Saturday, April 22, 2017

Fantastic Spring

Trees are leafing out

Some wildflowers are going to seed, other new ones are beginning to peak.

Forest changes week to week. Last week these flowers were in peak bloom.

I would expect to see something like this along the coast in California, not along the Potomac.

Blue bells in late March

White bells in late March

No bells
We've been having a fantastic spring around the D.C. area this year, with many bright days. The forest is in rapid change mode, the sights change week to week and will continue to do so until the fall. Flowers that were once here a week or two ago disappear and new ones arrive...

Wednesday, April 5, 2017

Diamond Days

Potomac River, high and muddy

Springtime in the Washington D.C. area is pretty special. It can be hard to withstand the cold and grey days of winter. Suddenly though, the temperatures begin to rise, the sunlight starts to intensify. Before long, we are gifted with spectacular crisp, bright blue days. Sometimes it seems we receive only a handful of them before the heavy humidity and heat of summer arrives.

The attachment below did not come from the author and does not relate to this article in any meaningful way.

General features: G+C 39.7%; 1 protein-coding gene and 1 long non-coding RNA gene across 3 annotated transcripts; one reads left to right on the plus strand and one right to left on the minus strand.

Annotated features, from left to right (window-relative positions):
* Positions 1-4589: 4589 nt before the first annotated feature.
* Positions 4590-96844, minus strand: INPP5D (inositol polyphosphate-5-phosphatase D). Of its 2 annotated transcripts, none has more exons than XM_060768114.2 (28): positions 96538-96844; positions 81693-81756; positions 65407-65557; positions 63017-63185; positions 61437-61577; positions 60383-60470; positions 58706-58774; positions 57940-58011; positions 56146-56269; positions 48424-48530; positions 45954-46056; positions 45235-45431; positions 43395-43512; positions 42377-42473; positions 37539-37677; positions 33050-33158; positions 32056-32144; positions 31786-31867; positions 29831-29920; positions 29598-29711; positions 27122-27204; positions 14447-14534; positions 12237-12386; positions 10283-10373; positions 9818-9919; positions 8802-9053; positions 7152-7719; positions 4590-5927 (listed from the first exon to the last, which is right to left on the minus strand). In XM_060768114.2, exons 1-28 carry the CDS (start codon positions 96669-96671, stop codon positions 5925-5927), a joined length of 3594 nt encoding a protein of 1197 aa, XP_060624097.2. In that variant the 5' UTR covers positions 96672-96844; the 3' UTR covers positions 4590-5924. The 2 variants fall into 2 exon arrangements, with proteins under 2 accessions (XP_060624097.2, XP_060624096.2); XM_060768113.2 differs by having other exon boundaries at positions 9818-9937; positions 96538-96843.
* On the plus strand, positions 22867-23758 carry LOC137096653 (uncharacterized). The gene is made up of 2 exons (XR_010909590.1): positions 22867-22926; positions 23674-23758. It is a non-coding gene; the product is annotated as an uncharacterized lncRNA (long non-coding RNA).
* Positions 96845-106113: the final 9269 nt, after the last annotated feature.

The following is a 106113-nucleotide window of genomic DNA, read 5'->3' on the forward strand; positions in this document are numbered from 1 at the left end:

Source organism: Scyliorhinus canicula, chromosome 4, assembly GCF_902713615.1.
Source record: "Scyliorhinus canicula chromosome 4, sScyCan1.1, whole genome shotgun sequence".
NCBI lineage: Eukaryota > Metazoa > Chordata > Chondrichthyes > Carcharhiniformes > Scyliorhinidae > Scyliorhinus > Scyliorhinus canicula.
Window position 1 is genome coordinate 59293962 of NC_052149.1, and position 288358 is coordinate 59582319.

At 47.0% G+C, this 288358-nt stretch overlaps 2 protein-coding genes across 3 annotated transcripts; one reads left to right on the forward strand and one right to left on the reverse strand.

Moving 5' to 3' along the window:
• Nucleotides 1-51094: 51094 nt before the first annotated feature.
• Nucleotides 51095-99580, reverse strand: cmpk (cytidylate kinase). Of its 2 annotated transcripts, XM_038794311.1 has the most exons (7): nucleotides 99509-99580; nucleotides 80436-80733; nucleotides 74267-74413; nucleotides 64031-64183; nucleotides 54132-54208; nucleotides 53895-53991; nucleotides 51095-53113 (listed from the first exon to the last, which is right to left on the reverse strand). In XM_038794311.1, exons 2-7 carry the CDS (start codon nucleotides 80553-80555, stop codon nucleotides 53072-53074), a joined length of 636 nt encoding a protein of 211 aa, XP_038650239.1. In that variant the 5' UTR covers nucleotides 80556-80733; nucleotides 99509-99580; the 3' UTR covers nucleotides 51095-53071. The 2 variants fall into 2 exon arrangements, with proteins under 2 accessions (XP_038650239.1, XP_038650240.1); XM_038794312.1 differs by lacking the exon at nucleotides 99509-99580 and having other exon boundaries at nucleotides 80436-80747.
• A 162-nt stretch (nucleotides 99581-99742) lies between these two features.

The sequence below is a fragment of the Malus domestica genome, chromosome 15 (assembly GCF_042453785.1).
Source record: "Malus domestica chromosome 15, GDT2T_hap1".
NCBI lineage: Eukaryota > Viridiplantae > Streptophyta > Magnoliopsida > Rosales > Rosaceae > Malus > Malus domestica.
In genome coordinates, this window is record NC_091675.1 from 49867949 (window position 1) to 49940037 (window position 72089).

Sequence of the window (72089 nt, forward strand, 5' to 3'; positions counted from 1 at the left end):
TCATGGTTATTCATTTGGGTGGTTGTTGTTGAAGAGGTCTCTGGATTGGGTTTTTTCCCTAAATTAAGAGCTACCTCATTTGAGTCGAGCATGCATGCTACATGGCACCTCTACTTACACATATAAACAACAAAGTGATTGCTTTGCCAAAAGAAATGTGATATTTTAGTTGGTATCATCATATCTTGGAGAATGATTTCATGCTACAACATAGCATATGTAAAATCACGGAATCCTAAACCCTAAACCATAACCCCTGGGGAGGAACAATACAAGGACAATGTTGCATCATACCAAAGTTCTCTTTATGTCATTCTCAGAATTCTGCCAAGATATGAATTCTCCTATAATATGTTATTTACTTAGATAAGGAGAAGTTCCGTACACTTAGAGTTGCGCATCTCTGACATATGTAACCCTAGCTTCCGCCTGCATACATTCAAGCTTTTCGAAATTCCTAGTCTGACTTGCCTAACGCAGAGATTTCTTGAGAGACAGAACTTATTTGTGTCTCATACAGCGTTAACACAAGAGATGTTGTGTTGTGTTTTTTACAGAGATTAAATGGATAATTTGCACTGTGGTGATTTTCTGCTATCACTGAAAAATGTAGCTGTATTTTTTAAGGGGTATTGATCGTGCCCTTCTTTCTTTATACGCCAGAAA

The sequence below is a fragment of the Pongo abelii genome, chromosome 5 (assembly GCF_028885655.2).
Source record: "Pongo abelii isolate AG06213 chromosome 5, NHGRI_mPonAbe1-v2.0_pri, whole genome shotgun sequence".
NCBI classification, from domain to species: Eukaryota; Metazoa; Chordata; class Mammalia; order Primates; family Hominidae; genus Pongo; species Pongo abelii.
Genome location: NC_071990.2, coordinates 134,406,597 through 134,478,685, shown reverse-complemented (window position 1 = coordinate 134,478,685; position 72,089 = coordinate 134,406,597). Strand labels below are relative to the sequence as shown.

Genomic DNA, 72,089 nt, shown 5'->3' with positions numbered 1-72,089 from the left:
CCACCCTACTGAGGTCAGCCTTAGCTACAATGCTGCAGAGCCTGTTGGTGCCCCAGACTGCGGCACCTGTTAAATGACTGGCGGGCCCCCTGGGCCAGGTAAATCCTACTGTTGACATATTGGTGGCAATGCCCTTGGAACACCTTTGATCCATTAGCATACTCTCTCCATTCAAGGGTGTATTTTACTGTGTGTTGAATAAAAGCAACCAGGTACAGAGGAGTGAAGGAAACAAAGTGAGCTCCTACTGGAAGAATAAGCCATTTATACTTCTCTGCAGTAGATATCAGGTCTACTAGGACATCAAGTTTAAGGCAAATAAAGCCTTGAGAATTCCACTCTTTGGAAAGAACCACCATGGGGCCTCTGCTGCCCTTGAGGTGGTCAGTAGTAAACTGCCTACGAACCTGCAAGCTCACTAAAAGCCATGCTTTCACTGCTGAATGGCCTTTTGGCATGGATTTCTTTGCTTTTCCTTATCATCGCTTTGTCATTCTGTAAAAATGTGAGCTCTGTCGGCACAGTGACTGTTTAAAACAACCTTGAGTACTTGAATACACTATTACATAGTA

Yesterday was one of those "diamond days," temperatures in the upper 70's and bright blue sky. To any wildflower lovers out there, now is a great time to walk along the Potomac as all the flowers budding right now are either in full display or just beginning to bud...

Saturday, April 1, 2017